For Sept. 26, 2014
1 – A new federal plan for the Great Lakes will focus on protecting water quality, controlling invasive species and restoring habitat over the next five years.
The new Great Lakes Restoration Initiative (GLRI) Action Plan was released this week in Chicago. It lays out steps that the U.S. Environmental Protection Agency and other departments will take during Fiscal Years 2015 through 2019.
A federally funded Great Lakes Restoration Initiative was launched in 2010 to accelerate efforts to protect and restore the lakes.
The new action plan will focus on cleaning up additional Areas of Concern in the Great Lakes, preventing and controlling invasive species, reducing nutrient runoff that contributes to harmful and nuisance algal blooms, and restoring habitat to protect native species.
Money from the Great Lakes Restoration Initiative has been used in recent years to double the acreage enrolled in agricultural conservation programs in watersheds where phosphorous runoff contributes to harmful algal blooms. That includes western Lake Erie, Saginaw Bay and Green Bay.
Congress has appropriated $1.6 billion since 2009 for the restoration effort.
2 – A new nature preserve is opening in Midland County.
The 70-acre Forestview Natural Area will be opened to the public next month.
The Little Forks Conservancy is hosting an event at 1 p.m. Oct. 12 to mark the opening, and guests will be invited to explore the preserve’s 1.25-mile trail loop.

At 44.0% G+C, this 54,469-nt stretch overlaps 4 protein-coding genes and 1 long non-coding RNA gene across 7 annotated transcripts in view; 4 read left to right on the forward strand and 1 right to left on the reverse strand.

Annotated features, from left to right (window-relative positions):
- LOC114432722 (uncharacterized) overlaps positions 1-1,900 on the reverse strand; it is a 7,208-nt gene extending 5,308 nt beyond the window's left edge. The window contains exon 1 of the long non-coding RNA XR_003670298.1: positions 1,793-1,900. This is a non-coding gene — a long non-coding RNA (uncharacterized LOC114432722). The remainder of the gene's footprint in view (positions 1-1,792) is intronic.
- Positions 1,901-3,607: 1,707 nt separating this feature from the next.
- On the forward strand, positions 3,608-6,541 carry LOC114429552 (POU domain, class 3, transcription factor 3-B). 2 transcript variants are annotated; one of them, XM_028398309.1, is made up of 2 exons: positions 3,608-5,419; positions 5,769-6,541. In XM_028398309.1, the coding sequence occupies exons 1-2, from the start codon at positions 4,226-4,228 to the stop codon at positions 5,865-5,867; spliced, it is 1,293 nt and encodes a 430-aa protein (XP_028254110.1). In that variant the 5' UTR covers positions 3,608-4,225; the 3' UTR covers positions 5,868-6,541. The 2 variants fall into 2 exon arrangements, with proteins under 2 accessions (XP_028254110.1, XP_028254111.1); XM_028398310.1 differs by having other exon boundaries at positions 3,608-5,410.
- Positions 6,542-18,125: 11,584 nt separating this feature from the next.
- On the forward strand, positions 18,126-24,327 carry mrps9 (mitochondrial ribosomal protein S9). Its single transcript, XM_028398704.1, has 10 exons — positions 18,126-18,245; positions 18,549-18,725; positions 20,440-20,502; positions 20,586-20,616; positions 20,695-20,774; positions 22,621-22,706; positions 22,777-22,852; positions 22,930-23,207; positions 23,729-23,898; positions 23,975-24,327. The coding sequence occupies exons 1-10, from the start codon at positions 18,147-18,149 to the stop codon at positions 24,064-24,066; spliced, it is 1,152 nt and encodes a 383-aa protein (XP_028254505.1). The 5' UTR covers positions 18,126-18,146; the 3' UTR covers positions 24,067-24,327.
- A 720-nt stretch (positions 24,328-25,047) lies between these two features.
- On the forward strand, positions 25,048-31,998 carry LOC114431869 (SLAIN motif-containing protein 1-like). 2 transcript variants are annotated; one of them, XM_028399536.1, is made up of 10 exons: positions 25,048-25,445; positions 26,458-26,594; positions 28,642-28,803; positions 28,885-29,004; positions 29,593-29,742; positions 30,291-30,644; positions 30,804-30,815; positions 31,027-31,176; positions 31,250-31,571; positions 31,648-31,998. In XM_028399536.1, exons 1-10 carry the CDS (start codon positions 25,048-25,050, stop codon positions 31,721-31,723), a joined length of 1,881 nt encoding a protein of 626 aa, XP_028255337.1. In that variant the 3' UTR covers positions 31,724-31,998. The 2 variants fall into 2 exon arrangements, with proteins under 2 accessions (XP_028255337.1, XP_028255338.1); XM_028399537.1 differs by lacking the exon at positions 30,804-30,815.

The Conservancy purchased Forestview Natural Area in 2012.
The new preserve is located directly across the Tittabawassee River from the Conservancy’s 419-acre Riverview Natural Area.
The trail was constructed last fall by volunteers from CPI Engineering.
Local Boy Scouts led projects to place boardwalks along the trail, and a bridge over a small waterway on the property. The preserve is home to many species of reptiles and other amphibians. The riverbank is a roosting spot for bald eagles.
For more information, see littleforks.org.
3 – Lake Huron’s Thunder Bay National Marine Sanctuary is a whole lot larger.
The National Oceanic and Atmospheric Administration has expanded the boundaries of the sanctuary from 448 square miles to 4,300 square miles. The area now includes the waters of Lake Huron adjacent to Michigan’s Alcona, Alpena and Presque Isle counties.
The expansion is based on several years of research, and protects an additional 100 known and suspected historic shipwreck sites.
The Thunder Bay National Marine Sanctuary, headquartered in Alpena, is one of 14 national sites and the only one in the Great Lakes.
Thunder Bay features some of the world’s best-preserved shipwrecks, and visitors can explore the underwater sites through diving, snorkeling and kayaking.
The sanctuary’s Great Lakes Maritime Heritage Center, also in Alpena, draws more than 80,000 visitors annually, and features more than 10,000 square feet of exhibits.
See Also: Saginaw Kids Hunt for Shipwreck
— Mr. Great Lakes is heard at 9 a.m. Fridays in Bay City, Michigan, on Delta College Q-90.1 FM NPR.
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